The Mystery: "I hear them out there in the jungle – they whisper..." says a harrowed Rousseau to an unconvinced Sayid. Before too long, however, both Sayid and Sawyer (Josh Holloway) hear these whispers for themselves, usually pre-empting a visit from the Others or other island phenomena (Shannon sees Walt shortly after hearing them).
Explanation: Towards the end of the series, it is revealed that the whispers are in fact spoken by the spirits of the island's deceased individuals who had not yet moved on. This is revealed to Hurley via a vision of Michael (Harold Perrineau), a character who sacrifices himself in the fourth season. Michael is being punished for murdering fellow survivors Ana-Lucia and Libby.
The Mystery: The oft-referred to sickness is mentioned by Rousseau on countless occasions, claiming it consumed her expedition – including her husband – upon their arrival on the island. Other people who appear to suffer a form of sickness throughout the series include many passengers on Charles Widmore's freighter (including Zoe Bell's Regina) and survivors Claire and Sayid (Naveen Andrews) who is resurrected by the island when he dies from a gunshot wound in season six.
Explanation: The cause of the sickness could be two things, one being the Man In Black (in smoke monster form) infecting the mental states of his victims. Rousseau's team become emotionless after exploring an underground temple ruin where the monster resides, and even attempt to kill Rousseau – who ends up killing them to protect herself. Sayid suffers the same fate after being brought back to life. A sickness also manifests in the show's fourth season on the freighter located near the island. The passengers on-board experience what is described as "a heightened case of cabin fever", some becoming suicidal. Desmond suffers mental time-shifts while traveling from the island to the freighter due to the time differences between the two.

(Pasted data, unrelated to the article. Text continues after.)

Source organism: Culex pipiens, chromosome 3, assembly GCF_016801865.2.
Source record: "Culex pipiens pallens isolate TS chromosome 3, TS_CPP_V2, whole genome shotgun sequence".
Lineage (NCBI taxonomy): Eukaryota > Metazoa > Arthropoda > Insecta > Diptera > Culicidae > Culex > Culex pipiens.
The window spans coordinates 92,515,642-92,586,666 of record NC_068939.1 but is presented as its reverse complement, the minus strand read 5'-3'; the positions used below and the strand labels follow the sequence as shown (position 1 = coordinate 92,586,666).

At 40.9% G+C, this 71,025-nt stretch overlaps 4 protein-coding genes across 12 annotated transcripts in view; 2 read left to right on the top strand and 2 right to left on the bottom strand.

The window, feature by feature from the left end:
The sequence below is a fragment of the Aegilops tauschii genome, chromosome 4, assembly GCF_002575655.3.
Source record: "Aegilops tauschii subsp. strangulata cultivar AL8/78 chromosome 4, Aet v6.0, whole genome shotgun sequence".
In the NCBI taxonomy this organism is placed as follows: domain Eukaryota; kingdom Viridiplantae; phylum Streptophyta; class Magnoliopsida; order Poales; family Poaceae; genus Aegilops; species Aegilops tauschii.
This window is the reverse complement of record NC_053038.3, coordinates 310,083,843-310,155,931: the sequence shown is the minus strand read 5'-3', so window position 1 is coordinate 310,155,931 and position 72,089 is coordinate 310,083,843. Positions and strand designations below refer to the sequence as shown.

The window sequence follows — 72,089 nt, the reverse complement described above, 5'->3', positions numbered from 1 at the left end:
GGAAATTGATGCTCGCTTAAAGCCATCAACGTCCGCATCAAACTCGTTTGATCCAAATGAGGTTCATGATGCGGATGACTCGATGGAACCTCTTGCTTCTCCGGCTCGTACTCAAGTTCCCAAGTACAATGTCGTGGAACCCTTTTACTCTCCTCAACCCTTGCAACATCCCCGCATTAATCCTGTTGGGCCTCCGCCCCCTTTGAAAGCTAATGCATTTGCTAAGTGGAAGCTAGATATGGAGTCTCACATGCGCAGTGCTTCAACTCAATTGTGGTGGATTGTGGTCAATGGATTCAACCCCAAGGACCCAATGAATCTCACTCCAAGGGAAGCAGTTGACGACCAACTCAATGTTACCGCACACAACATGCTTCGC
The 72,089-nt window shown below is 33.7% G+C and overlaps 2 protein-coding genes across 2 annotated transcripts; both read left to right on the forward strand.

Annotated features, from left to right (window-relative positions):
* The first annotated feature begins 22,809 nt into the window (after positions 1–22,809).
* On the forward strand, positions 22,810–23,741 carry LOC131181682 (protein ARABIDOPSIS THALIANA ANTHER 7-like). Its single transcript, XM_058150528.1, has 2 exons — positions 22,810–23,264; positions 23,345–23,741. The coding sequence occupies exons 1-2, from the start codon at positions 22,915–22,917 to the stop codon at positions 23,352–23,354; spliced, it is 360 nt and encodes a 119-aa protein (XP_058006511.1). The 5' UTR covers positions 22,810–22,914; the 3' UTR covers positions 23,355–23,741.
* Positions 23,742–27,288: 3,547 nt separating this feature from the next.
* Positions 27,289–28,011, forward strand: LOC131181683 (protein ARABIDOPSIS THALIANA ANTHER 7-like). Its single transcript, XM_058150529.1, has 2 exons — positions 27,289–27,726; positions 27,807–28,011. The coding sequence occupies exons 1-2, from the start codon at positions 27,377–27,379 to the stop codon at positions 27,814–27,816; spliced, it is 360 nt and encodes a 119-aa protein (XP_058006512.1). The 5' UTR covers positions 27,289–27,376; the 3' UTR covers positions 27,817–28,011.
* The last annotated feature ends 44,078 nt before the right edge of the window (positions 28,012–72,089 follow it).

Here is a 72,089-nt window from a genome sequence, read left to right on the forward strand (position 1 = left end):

The Mystery: Before the crash, Hugo "Hurley" Reyes (Jorge Garcia) wins a lottery jackpot using the numbers: 4, 8, 15, 16, 23, 42. Hurley is plagued by incessant bad luck following his good fortune, causing him to become obsessed with the thought that the numbers are cursed. It emerges that Danielle Rousseau (the French lady stranded on the island 16 years previous) heard the same numbers broadcast from a radio transmitter, drawing her expedition towards the island. The numbers become hugely important in season two when – upon opening the mysterious hatch which creepily has the numbers embossed on the side – the survivors are forced to input the digits into a computer every 108 minutes in order to reset a ticking timer (which reaches zero in the finale). Intriguingly, the more attentive of fans would have noticed how the numbers are scattered throughout the lives of the show's many characters (one of the many reasons Lost benefits from a rewatch).
Explanation: No clear answer is provided as to what the numbers could actually be, but there are a few explanations if you go looking. During a pre-season online game names "The Lost Experience," a Dharma Initiative orientation video explained how the numbers were actually the Valenzetti Equation, a sequence of numbers which accurately predict when the world will end. This was never expressed in the actual show, however it is suggested in the final season that each number represents a different survivor – all who have been considered to overtake Jacob's role as protector of the island their entire lives. With hundreds of numbers already crossed out, the six that remain are 4, 8, 15, 16, 23, 42.